My Lai Massacre
The My Lai Massacre (pronounced IPA: [mi.˧˩˥'lɐːj˧˧], Thảm sát Mỹ Lai, Thảm sát Sơn Mỹ) was the killing of hundreds of civilians by United States troops at the village of My Lai, Vietnam on March 16, 1968. A memorial in My Lai lists the names of 504 victims.
Before the massacre, U.S. troops were told that all of the "true" civilians would be at the market and the remaining people would be members of the National Front for the Liberation of South Vietnam. When the soldiers got to the village they did not find any NLF troops. Despite this, many troopers began to kill the villagers, mainly elderly people, women, and children.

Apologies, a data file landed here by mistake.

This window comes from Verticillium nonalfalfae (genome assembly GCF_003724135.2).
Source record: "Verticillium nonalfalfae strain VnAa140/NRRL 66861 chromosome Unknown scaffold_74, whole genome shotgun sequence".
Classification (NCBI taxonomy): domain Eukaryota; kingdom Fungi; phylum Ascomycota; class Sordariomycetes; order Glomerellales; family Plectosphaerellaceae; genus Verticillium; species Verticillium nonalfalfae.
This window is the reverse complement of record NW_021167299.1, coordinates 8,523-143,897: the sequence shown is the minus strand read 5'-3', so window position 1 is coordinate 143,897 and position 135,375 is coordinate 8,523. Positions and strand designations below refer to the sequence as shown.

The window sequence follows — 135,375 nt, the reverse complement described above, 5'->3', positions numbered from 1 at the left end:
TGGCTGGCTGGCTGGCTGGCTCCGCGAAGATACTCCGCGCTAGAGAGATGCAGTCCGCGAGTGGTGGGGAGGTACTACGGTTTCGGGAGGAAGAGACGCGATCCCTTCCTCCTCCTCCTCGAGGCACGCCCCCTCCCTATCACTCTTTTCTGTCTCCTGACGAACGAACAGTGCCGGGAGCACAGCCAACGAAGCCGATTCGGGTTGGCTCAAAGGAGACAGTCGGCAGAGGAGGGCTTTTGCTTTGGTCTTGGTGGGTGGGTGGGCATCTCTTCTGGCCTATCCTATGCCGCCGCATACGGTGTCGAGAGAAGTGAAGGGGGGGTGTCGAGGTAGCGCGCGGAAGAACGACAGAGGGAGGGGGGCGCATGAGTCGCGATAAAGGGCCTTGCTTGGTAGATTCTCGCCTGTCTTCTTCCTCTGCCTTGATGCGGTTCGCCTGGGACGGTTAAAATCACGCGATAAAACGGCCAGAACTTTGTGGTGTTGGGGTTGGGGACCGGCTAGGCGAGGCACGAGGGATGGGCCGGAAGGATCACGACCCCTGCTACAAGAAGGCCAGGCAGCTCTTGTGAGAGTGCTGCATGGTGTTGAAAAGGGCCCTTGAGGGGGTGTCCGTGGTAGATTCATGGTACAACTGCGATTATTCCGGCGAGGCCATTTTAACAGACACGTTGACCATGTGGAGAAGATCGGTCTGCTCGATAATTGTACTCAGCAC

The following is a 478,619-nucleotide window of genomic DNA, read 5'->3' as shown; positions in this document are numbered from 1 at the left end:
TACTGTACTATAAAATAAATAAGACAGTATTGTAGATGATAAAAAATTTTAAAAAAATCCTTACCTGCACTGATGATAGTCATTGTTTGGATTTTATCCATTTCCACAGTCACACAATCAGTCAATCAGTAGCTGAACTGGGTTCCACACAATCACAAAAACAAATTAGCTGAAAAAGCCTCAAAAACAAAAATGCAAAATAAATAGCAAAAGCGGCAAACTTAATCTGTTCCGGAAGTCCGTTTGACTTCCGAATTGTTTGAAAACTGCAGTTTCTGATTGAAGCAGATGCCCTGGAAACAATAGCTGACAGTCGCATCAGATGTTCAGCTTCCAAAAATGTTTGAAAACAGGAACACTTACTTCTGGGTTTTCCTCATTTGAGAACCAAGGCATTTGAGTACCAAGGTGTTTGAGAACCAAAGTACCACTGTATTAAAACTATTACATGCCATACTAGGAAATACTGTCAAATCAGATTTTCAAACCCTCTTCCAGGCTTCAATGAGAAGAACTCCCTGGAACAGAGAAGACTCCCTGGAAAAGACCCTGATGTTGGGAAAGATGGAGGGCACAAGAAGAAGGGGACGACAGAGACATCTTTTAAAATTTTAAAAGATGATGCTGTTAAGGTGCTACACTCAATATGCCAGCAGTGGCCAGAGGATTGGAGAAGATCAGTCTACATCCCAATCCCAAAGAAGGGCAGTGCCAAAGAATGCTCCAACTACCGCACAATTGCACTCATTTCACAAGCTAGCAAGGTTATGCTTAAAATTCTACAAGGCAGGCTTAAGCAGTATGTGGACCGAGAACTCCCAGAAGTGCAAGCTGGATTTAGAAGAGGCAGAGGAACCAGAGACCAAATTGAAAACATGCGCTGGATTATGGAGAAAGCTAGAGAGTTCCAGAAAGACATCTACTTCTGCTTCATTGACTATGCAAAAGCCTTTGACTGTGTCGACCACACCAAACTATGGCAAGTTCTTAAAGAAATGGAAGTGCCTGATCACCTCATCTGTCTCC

The killings were stopped by an American helicopter pilot.
The killings were covered up by the United States Army, but eventually 26 soldiers were charged with being involved in the killings. However, only one, Lieutenant William Calley was found guilty.
The massacre caused public opinion in the United States to shift further towards wanting peace and wanting to get American troops out of Vietnam.